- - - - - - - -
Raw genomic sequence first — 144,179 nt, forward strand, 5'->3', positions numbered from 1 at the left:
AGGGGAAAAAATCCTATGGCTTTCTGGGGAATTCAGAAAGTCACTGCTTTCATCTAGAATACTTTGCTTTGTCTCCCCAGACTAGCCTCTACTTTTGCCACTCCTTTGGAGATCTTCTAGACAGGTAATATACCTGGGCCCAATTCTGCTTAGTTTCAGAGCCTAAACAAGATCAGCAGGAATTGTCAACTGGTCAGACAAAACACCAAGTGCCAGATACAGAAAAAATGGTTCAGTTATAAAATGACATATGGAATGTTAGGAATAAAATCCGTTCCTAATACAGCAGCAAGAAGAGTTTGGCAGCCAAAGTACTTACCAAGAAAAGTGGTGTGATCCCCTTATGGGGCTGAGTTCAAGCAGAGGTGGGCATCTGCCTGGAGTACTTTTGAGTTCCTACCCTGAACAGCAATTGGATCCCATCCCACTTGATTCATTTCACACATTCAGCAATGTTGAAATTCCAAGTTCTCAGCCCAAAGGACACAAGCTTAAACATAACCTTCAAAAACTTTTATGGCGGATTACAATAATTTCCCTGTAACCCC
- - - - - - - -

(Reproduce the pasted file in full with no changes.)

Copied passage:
Raw genomic sequence first — 144,179 nt, forward strand, 5'->3', positions numbered from 1 at the left:
AGGGGAAAAAATCCTATGGCTTTCTGGGGAATTCAGAAAGTCACTGCTTTCATCTAGAATACTTTGCTTTGTCTCCCCAGACTAGCCTCTACTTTTGCCACTCCTTTGGAGATCTTCTAGACAGGTAATATACCTGGGCCCAATTCTGCTTAGTTTCAGAGCCTAAACAAGATCAGCAGGAATTGTCAACTGGTCAGACAAAACACCAAGTGCCAGATACAGAAAAAATGGTTCAGTTATAAAATGACATATGGAATGTTAGGAATAAAATCCGTTCCTAATACAGCAGCAAGAAGAGTTTGGCAGCCAAAGTACTTACCAAGAAAAGTGGTGTGATCCCCTTATGGGGCTGAGTTCAAGCAGAGGTGGGCATCTGCCTGGAGTACTTTTGAGTTCCTACCCTGAACAGCAATTGGATCCCATCCCACTTGATTCATTTCACACATTCAGCAATGTTGAAATTCCAAGTTCTCAGCCCAAAGGACACAAGCTTAAACATAACCTTCAAAAACTTTTATGGCGGATTACAATAATTTCCCTGTAACCCC